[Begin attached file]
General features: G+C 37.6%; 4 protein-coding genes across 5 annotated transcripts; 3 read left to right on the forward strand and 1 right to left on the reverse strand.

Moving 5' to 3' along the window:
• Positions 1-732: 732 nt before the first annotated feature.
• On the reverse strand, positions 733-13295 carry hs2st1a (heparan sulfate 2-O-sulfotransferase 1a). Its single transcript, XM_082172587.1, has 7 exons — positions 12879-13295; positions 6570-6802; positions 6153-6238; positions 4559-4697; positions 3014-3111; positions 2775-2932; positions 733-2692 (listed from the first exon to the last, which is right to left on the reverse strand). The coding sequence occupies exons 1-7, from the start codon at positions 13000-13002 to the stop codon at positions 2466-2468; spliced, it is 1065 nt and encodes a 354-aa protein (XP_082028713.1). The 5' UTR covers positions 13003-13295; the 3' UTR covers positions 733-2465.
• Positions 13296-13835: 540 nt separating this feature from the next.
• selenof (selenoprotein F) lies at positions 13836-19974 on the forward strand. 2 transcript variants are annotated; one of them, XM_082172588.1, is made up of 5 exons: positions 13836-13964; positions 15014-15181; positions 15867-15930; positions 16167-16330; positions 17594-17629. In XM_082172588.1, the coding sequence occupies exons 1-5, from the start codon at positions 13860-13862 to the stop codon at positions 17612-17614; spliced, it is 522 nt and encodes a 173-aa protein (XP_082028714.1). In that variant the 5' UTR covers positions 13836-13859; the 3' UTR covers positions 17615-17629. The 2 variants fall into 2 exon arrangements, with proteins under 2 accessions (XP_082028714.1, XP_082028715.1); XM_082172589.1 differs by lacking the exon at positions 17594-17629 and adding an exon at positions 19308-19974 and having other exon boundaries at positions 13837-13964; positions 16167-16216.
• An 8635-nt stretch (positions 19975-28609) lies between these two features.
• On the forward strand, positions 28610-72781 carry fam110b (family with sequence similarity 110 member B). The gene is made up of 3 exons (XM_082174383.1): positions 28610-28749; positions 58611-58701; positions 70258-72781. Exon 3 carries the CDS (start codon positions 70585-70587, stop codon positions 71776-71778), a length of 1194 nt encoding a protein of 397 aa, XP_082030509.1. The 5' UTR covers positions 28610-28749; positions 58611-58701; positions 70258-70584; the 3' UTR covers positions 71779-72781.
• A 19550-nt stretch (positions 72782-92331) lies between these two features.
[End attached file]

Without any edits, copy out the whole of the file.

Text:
General features: G+C 37.6%; 4 protein-coding genes across 5 annotated transcripts; 3 read left to right on the forward strand and 1 right to left on the reverse strand.

Moving 5' to 3' along the window:
• Positions 1-732: 732 nt before the first annotated feature.
• On the reverse strand, positions 733-13295 carry hs2st1a (heparan sulfate 2-O-sulfotransferase 1a). Its single transcript, XM_082172587.1, has 7 exons — positions 12879-13295; positions 6570-6802; positions 6153-6238; positions 4559-4697; positions 3014-3111; positions 2775-2932; positions 733-2692 (listed from the first exon to the last, which is right to left on the reverse strand). The coding sequence occupies exons 1-7, from the start codon at positions 13000-13002 to the stop codon at positions 2466-2468; spliced, it is 1065 nt and encodes a 354-aa protein (XP_082028713.1). The 5' UTR covers positions 13003-13295; the 3' UTR covers positions 733-2465.
• Positions 13296-13835: 540 nt separating this feature from the next.
• selenof (selenoprotein F) lies at positions 13836-19974 on the forward strand. 2 transcript variants are annotated; one of them, XM_082172588.1, is made up of 5 exons: positions 13836-13964; positions 15014-15181; positions 15867-15930; positions 16167-16330; positions 17594-17629. In XM_082172588.1, the coding sequence occupies exons 1-5, from the start codon at positions 13860-13862 to the stop codon at positions 17612-17614; spliced, it is 522 nt and encodes a 173-aa protein (XP_082028714.1). In that variant the 5' UTR covers positions 13836-13859; the 3' UTR covers positions 17615-17629. The 2 variants fall into 2 exon arrangements, with proteins under 2 accessions (XP_082028714.1, XP_082028715.1); XM_082172589.1 differs by lacking the exon at positions 17594-17629 and adding an exon at positions 19308-19974 and having other exon boundaries at positions 13837-13964; positions 16167-16216.
• An 8635-nt stretch (positions 19975-28609) lies between these two features.
• On the forward strand, positions 28610-72781 carry fam110b (family with sequence similarity 110 member B). The gene is made up of 3 exons (XM_082174383.1): positions 28610-28749; positions 58611-58701; positions 70258-72781. Exon 3 carries the CDS (start codon positions 70585-70587, stop codon positions 71776-71778), a length of 1194 nt encoding a protein of 397 aa, XP_082030509.1. The 5' UTR covers positions 28610-28749; positions 58611-58701; positions 70258-70584; the 3' UTR covers positions 71779-72781.
• A 19550-nt stretch (positions 72782-92331) lies between these two features.